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    punctuated equilibrium A model that holds that the evolutionary process is characterized by long periods with little or no change interspersed with short periods of rapid speciation.


    Assuming that the theory of punctuated equilibrum is correct, how many generations would it take for us humans to adapt to new food sources?


    Considering the wildly different environments where humans live, isn't it possible that those of us with different ancestry have different nutritional needs? For example, people from tropical islands thrive on coconut, French people need wine and french bread, etc.


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    The big problem is that even IF our bodies successfully adopt to grains and starches, I don't know how many of our kind will make it that far seeing how majority of food supply is leaning towards highly processed and genetically modified foods.


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    But, there are plenty of folks out there who are into whole grains; sprouted Ezekiel bread, steel cut oats, that sort of thing. Isn't it possible that their ancestors are the founding fathers of agriculture who planted the first wheat fields?


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    I'm bumping this back to the top, because I think it's a crucial issue to address as far as defending the Primal Blueprint from an evolutionary standpoint.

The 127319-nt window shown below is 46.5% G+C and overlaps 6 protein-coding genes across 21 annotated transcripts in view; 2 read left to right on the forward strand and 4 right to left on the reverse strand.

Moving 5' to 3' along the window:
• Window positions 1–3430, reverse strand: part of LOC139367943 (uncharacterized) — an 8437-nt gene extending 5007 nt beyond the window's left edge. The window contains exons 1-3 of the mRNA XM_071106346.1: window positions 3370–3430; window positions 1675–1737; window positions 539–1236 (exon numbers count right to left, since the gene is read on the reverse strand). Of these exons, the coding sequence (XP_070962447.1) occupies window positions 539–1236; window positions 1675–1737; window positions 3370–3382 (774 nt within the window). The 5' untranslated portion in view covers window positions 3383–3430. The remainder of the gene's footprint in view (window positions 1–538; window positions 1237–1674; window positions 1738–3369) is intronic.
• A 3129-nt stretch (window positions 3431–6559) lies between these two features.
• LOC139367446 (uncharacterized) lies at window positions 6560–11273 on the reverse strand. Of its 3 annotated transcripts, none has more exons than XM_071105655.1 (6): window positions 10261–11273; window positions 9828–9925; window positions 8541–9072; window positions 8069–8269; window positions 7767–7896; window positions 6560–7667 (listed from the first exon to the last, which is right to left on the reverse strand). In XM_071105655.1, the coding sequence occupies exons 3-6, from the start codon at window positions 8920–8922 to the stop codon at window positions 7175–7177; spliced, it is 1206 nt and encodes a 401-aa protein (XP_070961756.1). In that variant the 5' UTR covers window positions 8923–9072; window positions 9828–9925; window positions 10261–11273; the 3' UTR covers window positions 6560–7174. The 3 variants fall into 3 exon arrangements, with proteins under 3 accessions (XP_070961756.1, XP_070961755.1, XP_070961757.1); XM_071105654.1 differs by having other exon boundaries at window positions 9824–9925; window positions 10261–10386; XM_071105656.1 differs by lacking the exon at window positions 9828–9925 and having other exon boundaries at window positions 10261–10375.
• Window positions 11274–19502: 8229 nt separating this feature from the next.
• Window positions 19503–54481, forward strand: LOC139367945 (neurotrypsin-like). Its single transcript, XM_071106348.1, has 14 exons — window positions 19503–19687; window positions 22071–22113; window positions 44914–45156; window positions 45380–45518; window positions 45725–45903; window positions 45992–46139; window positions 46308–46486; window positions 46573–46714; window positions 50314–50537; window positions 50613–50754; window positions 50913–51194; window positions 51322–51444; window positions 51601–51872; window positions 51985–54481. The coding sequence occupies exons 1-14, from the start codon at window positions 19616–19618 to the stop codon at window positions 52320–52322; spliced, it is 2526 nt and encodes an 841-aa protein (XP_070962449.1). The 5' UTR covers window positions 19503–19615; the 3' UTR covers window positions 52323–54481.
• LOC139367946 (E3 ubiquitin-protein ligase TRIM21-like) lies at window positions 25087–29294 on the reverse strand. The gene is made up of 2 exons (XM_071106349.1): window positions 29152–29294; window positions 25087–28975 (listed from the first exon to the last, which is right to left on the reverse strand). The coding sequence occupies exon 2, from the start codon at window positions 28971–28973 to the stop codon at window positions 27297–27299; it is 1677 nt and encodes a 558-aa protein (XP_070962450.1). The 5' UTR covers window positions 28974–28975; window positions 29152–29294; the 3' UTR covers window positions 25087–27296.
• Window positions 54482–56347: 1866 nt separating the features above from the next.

If humans are able to adapt to a new food supply within 500 generations (I arrived at that number using 10,000 years ago as the advent of agriculture and 20 years per generation) then that means there are a great many people who may react best to a high-grain diet.


    (I'm just playing devil's advocate here, since I personally avoid grains.)


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    This adaptation would require a random genetic mutation that somehow lessened grain intolerance. Members of the species possessing this mutation would then have to outbreed the members who do not possess it. Therefore, increased grain tolerance would have somehow have to dramatically increase fecundity. I suppose you could make the argument that individuals who are able to successfully consume more grain products would be more likely to thrive and produce more offspring in an agricultural society. I am not sure how a causal link between successful grain consumption and increased reproductive capability would be established; I assume it would involve identifying a "grain-consumption" gene.


    I think that your reasoning aligns more with Lamarckian evolution rather than Darwinian in that it seems to infer a linear, deliberative process. Was that the idea that the original quote was based upon?


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    dragonmamma, PE is useful to describes different rates of speciation, but does not mean that organisms can dramatically change in short periods of time.


    That being said, and taking into account that the main driver of evolution is natural selection, I think Humans are an interesting case.